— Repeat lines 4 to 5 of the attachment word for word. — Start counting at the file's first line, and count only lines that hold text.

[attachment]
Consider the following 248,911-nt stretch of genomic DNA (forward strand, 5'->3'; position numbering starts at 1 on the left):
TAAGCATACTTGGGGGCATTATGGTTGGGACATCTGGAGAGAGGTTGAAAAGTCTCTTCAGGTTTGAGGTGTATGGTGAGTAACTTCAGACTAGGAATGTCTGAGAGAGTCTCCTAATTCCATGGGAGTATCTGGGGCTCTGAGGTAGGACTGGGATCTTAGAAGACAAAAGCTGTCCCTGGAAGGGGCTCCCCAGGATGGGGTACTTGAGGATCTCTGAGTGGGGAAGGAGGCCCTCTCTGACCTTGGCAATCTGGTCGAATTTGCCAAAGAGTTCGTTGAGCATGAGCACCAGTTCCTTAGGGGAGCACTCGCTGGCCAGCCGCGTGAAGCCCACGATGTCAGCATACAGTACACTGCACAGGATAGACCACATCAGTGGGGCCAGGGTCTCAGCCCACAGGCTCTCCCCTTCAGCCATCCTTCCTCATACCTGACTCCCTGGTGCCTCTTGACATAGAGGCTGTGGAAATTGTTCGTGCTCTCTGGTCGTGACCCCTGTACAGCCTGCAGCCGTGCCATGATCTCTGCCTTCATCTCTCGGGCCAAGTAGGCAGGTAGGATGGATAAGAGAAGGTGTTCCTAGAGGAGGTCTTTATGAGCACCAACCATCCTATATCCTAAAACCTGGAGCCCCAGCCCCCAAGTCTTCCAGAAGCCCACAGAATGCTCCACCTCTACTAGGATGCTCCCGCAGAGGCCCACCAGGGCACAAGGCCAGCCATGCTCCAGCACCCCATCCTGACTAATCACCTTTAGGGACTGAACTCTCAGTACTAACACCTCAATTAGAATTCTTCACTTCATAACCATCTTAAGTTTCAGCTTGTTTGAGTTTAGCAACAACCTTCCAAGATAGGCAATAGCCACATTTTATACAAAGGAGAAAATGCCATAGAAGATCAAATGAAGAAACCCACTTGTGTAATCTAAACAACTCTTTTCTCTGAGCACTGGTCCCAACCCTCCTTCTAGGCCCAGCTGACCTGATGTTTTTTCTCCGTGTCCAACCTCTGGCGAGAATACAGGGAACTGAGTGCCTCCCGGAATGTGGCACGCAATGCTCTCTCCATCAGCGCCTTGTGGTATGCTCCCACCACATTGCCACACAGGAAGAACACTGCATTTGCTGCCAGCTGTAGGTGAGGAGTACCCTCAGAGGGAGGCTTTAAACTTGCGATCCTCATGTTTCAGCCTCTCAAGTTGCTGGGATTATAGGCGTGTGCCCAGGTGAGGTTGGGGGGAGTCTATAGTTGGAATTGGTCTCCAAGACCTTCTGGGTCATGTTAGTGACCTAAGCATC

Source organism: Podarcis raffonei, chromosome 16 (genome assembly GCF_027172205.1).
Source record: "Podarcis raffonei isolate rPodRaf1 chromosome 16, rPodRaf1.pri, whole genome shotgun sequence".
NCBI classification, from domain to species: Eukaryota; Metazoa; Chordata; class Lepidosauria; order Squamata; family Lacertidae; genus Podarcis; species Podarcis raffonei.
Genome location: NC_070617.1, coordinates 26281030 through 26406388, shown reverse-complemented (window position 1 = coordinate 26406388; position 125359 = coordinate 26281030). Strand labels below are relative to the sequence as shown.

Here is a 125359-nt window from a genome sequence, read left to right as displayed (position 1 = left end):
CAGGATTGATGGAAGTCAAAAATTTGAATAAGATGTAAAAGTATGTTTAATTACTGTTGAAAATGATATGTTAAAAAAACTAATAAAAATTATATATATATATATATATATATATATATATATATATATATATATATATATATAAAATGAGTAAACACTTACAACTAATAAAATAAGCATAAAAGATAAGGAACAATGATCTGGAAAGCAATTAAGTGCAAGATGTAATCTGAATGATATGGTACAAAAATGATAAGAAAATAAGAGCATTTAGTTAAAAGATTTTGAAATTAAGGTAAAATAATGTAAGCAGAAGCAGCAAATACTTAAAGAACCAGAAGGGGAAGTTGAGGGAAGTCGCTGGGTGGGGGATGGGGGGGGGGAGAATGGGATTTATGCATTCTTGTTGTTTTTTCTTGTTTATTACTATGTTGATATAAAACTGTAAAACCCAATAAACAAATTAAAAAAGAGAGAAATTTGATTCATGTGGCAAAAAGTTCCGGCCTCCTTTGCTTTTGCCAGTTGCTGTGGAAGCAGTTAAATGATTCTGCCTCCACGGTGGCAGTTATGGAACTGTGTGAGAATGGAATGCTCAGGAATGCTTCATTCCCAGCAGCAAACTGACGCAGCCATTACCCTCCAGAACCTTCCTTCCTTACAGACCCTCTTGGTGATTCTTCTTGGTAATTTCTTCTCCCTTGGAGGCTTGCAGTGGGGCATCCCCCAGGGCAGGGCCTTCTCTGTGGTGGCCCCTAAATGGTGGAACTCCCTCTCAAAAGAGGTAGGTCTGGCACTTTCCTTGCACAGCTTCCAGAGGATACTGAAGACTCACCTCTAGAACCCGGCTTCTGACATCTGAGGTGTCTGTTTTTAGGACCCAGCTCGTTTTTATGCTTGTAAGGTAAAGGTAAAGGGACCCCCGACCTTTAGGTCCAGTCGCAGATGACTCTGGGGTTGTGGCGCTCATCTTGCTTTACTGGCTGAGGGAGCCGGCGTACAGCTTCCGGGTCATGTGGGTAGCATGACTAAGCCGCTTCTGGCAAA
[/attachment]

Source record: "Podarcis raffonei isolate rPodRaf1 chromosome 16, rPodRaf1.pri, whole genome shotgun sequence".
NCBI classification, from domain to species: Eukaryota; Metazoa; Chordata; class Lepidosauria; order Squamata; family Lacertidae; genus Podarcis; species Podarcis raffonei.